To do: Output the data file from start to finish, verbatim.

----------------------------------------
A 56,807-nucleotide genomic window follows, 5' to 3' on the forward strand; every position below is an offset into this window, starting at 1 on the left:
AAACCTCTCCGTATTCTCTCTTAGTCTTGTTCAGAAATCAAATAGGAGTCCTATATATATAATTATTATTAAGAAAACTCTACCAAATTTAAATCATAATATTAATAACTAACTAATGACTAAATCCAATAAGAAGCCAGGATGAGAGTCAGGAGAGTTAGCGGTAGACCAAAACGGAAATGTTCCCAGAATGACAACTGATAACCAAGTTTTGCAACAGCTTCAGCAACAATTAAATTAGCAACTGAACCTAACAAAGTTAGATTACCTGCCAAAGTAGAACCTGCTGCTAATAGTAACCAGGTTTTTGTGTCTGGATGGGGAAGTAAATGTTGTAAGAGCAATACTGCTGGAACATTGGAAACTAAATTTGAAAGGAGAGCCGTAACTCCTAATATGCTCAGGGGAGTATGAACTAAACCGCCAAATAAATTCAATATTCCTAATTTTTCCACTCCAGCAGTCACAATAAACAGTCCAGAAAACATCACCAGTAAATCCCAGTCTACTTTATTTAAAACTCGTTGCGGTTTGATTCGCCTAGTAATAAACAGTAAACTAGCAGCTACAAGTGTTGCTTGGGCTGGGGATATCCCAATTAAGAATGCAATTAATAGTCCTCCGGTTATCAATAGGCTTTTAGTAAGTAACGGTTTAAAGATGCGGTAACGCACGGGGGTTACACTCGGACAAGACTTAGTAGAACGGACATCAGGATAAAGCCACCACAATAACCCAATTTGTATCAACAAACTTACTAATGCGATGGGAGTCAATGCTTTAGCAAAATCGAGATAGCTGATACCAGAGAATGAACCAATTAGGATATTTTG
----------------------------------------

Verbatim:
A 56,807-nucleotide genomic window follows, 5' to 3' on the forward strand; every position below is an offset into this window, starting at 1 on the left:
AAACCTCTCCGTATTCTCTCTTAGTCTTGTTCAGAAATCAAATAGGAGTCCTATATATATAATTATTATTAAGAAAACTCTACCAAATTTAAATCATAATATTAATAACTAACTAATGACTAAATCCAATAAGAAGCCAGGATGAGAGTCAGGAGAGTTAGCGGTAGACCAAAACGGAAATGTTCCCAGAATGACAACTGATAACCAAGTTTTGCAACAGCTTCAGCAACAATTAAATTAGCAACTGAACCTAACAAAGTTAGATTACCTGCCAAAGTAGAACCTGCTGCTAATAGTAACCAGGTTTTTGTGTCTGGATGGGGAAGTAAATGTTGTAAGAGCAATACTGCTGGAACATTGGAAACTAAATTTGAAAGGAGAGCCGTAACTCCTAATATGCTCAGGGGAGTATGAACTAAACCGCCAAATAAATTCAATATTCCTAATTTTTCCACTCCAGCAGTCACAATAAACAGTCCAGAAAACATCACCAGTAAATCCCAGTCTACTTTATTTAAAACTCGTTGCGGTTTGATTCGCCTAGTAATAAACAGTAAACTAGCAGCTACAAGTGTTGCTTGGGCTGGGGATATCCCAATTAAGAATGCAATTAATAGTCCTCCGGTTATCAATAGGCTTTTAGTAAGTAACGGTTTAAAGATGCGGTAACGCACGGGGGTTACACTCGGACAAGACTTAGTAGAACGGACATCAGGATAAAGCCACCACAATAACCCAATTTGTATCAACAAACTTACTAATGCGATGGGAGTCAATGCTTTAGCAAAATCGAGATAGCTGATACCAGAGAATGAACCAATTAGGATATTTTG